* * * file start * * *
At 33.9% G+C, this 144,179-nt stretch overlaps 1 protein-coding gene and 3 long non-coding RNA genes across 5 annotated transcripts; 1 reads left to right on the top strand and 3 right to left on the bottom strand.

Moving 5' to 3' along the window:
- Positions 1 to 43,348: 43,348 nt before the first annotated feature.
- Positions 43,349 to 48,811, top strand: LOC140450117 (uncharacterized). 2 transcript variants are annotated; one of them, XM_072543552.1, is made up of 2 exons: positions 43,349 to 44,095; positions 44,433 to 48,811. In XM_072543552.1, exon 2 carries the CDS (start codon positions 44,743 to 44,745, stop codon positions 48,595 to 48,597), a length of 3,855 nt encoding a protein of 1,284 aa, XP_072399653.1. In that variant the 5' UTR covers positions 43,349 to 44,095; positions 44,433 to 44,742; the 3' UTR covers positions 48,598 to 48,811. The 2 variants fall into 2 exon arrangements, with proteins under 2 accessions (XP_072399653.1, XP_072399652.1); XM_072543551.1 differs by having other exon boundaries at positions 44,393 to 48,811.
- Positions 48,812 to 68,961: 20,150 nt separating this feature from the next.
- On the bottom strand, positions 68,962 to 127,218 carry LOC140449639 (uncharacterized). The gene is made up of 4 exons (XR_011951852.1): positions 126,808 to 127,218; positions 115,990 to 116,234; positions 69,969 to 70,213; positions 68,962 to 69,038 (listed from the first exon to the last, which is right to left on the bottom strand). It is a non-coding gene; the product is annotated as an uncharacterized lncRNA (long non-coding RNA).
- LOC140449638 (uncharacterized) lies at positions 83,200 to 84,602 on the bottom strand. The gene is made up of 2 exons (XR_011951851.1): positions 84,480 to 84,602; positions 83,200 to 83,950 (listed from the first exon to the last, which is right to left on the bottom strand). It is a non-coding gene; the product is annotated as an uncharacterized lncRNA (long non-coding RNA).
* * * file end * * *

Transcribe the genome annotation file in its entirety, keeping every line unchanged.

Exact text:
At 33.9% G+C, this 144,179-nt stretch overlaps 1 protein-coding gene and 3 long non-coding RNA genes across 5 annotated transcripts; 1 reads left to right on the top strand and 3 right to left on the bottom strand.

Moving 5' to 3' along the window:
- Positions 1 to 43,348: 43,348 nt before the first annotated feature.
- Positions 43,349 to 48,811, top strand: LOC140450117 (uncharacterized). 2 transcript variants are annotated; one of them, XM_072543552.1, is made up of 2 exons: positions 43,349 to 44,095; positions 44,433 to 48,811. In XM_072543552.1, exon 2 carries the CDS (start codon positions 44,743 to 44,745, stop codon positions 48,595 to 48,597), a length of 3,855 nt encoding a protein of 1,284 aa, XP_072399653.1. In that variant the 5' UTR covers positions 43,349 to 44,095; positions 44,433 to 44,742; the 3' UTR covers positions 48,598 to 48,811. The 2 variants fall into 2 exon arrangements, with proteins under 2 accessions (XP_072399653.1, XP_072399652.1); XM_072543551.1 differs by having other exon boundaries at positions 44,393 to 48,811.
- Positions 48,812 to 68,961: 20,150 nt separating this feature from the next.
- On the bottom strand, positions 68,962 to 127,218 carry LOC140449639 (uncharacterized). The gene is made up of 4 exons (XR_011951852.1): positions 126,808 to 127,218; positions 115,990 to 116,234; positions 69,969 to 70,213; positions 68,962 to 69,038 (listed from the first exon to the last, which is right to left on the bottom strand). It is a non-coding gene; the product is annotated as an uncharacterized lncRNA (long non-coding RNA).
- LOC140449638 (uncharacterized) lies at positions 83,200 to 84,602 on the bottom strand. The gene is made up of 2 exons (XR_011951851.1): positions 84,480 to 84,602; positions 83,200 to 83,950 (listed from the first exon to the last, which is right to left on the bottom strand). It is a non-coding gene; the product is annotated as an uncharacterized lncRNA (long non-coding RNA).